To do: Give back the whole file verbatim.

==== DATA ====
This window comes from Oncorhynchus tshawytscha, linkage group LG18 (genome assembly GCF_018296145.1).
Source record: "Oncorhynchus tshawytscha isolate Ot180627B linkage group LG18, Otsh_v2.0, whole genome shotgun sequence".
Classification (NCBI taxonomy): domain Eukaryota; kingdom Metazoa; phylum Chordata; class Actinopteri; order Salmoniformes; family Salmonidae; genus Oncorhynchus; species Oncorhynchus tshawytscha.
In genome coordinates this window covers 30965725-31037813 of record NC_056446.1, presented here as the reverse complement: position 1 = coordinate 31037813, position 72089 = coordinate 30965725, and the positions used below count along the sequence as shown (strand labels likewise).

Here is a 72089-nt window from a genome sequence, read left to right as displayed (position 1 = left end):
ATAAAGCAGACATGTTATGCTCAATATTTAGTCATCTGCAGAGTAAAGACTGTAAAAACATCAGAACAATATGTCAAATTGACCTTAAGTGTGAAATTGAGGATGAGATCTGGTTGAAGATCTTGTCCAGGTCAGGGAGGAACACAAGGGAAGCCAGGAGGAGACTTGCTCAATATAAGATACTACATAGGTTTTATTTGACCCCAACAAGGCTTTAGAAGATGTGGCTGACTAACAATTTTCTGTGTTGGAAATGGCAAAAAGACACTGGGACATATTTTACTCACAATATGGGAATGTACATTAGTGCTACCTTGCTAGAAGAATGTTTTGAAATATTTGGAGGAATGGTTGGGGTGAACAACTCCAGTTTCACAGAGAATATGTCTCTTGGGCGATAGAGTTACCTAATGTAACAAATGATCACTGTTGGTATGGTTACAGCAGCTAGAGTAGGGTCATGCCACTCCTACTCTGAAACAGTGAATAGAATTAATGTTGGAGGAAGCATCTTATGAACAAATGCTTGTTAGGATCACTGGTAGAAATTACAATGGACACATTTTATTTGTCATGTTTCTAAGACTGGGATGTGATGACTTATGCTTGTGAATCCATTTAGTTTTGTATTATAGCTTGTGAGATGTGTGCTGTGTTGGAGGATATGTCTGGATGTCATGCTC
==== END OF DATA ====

This window comes from Oncorhynchus tshawytscha, linkage group LG18 (genome assembly GCF_018296145.1).
Source record: "Oncorhynchus tshawytscha isolate Ot180627B linkage group LG18, Otsh_v2.0, whole genome shotgun sequence".
Classification (NCBI taxonomy): domain Eukaryota; kingdom Metazoa; phylum Chordata; class Actinopteri; order Salmoniformes; family Salmonidae; genus Oncorhynchus; species Oncorhynchus tshawytscha.
In genome coordinates this window covers 30965725-31037813 of record NC_056446.1, presented here as the reverse complement: position 1 = coordinate 31037813, position 72089 = coordinate 30965725, and the positions used below count along the sequence as shown (strand labels likewise).

Here is a 72089-nt window from a genome sequence, read left to right as displayed (position 1 = left end):
ATAAAGCAGACATGTTATGCTCAATATTTAGTCATCTGCAGAGTAAAGACTGTAAAAACATCAGAACAATATGTCAAATTGACCTTAAGTGTGAAATTGAGGATGAGATCTGGTTGAAGATCTTGTCCAGGTCAGGGAGGAACACAAGGGAAGCCAGGAGGAGACTTGCTCAATATAAGATACTACATAGGTTTTATTTGACCCCAACAAGGCTTTAGAAGATGTGGCTGACTAACAATTTTCTGTGTTGGAAATGGCAAAAAGACACTGGGACATATTTTACTCACAATATGGGAATGTACATTAGTGCTACCTTGCTAGAAGAATGTTTTGAAATATTTGGAGGAATGGTTGGGGTGAACAACTCCAGTTTCACAGAGAATATGTCTCTTGGGCGATAGAGTTACCTAATGTAACAAATGATCACTGTTGGTATGGTTACAGCAGCTAGAGTAGGGTCATGCCACTCCTACTCTGAAACAGTGAATAGAATTAATGTTGGAGGAAGCATCTTATGAACAAATGCTTGTTAGGATCACTGGTAGAAATTACAATGGACACATTTTATTTGTCATGTTTCTAAGACTGGGATGTGATGACTTATGCTTGTGAATCCATTTAGTTTTGTATTATAGCTTGTGAGATGTGTGCTGTGTTGGAGGATATGTCTGGATGTCATGCTC